PROVIDED THAT no bill amending, repealing or adding to the provisions of Article 102 or the provisions of this proviso shall be submitted to the Head of State for assent until it has been submitted to a poll of the electors on the rolls for the territorial constituencies established under the provisions of Article 44 and unless it has been supported by two-thirds of the valid votes cast in such a poll. (2) A certificate under the hand of the Speaker that a bill has been passed under the provisions of clause (1) shall be conclusive and shall not be questioned in any Court.
In order to pass a law that changes the status of customary land so as to alienate it or takes away the rights of customary land owners:
it [must be] submitted to a poll of the electors on the rolls for the territorial constituencies established under the provisions of Article 44 and [be] supported by two-thirds of the valid votes cast in such a poll.
SO IF THERE IS NO REFERENDUM THERE CAN BE NO TAKING AWAY OF CUSTOMARY LAND RIGHTS OR CONVERTING IT INTO FREEHOLD LAND.
What are the H.R.P.P and Sala hiding from the good people of Samoa?
Faced with the need to hold a National Referendum in order to mobilize and securitize (break up and use in the credit -debt process) Samoa’s Customary Land, the H.R.P.P decided that it would likely lose the confidence of the majority of citizens leading to its defeat in an election.
A decision was made to look for a way to take control of all Customary Land without alarming the people. The process would have to be achieved through law changes and a propaganda campaign due to the fact that there exist Samoans well aware of the use of laws to steal land from native peoples worldwide. This theft has a formal name: Internal Colonization.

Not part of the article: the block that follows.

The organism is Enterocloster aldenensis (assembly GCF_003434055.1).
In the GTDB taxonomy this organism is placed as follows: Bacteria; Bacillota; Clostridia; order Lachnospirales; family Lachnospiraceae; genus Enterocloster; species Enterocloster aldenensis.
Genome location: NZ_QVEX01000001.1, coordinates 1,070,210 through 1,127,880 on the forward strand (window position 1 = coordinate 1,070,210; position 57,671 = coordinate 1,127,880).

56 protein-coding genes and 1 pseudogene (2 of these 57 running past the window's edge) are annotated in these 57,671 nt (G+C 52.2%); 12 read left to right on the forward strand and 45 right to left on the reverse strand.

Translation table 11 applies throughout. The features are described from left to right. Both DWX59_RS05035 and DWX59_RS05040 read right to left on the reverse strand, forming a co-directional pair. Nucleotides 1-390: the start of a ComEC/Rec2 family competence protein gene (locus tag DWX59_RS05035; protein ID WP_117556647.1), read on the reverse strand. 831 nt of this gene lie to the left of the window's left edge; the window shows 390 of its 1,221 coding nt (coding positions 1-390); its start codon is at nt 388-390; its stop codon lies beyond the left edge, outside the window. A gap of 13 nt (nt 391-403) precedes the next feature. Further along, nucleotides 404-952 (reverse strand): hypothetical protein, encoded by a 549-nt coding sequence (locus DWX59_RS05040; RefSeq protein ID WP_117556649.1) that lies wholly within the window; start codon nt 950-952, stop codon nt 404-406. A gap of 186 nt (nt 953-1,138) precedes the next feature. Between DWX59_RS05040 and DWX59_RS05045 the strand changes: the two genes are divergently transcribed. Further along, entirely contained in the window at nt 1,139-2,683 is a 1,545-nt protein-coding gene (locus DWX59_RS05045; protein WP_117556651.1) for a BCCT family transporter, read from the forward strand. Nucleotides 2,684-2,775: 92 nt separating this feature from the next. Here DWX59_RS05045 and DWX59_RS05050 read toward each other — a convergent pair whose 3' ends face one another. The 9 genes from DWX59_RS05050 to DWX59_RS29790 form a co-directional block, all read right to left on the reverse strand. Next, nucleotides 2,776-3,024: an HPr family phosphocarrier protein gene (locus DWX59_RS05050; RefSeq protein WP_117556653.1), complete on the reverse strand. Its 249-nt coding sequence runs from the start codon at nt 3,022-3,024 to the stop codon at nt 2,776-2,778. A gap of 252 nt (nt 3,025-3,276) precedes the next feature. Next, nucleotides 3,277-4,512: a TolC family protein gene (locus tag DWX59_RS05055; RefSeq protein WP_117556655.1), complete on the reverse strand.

The tool used to break up Customary Land would be the registration of land or a lease using the Torrens System introduced in the form of the Land Titles Registration Act 2008 and precisely through registration under S.32 of the Land Titles Registration Act 2008.
The Land Titles Registration Act 2008 is unconstitutional and unlawful as it alienates or destroys the customary land status of any land registered stealing the ancestral rights of all Aiga and passes absolute ownership and control to the HRPP government.
The strategy used would be funded by Overseas bankers, would appear to reward Samoans who used it through a bribe, would at the same time attempt to convince overseas Samoans, who were propping up the economy with as much as $500 million tala a year, that their rights were preserved yet would in fact produce ongoing money for the HRPP government forever and a day in the form of tax.
All Customary Land would become Freehold Land as each piece of land was registered under S.32 of the Land Titles Registration Act 2008.
The simple act of registration would:
1) Bribe local Aiga members by saying that if they registered a lease over as much Customary Land as they could, then that land would be their land in their name with a Certificate of Title to prove it,
2) Destroy all the Aiga Land Rights over that land for any other family members whose names did not appear on the Certificate of Title including all relatives living in Samoa or overseas.
What family members who registered leases over Customary Land were not told:
1) That ultimate control of every piece of land registered and absolute ownership is transferred to the HRPP State. (A transfer of Sovereignty)
2) Those who registered the leases would receive a lesser land interest called a Freehold Estate.
3) That they agreed by registering to pay tax on that Freehold Land as set by the HRPP State, whenever it asked for it and
4) That the person named on the Certificate of Title has to follow government orders in the way they used that land.
Sala has completely ignored all of this pretending that leasing your land right now will be good for your family when it is the worst thing an Aiga can do.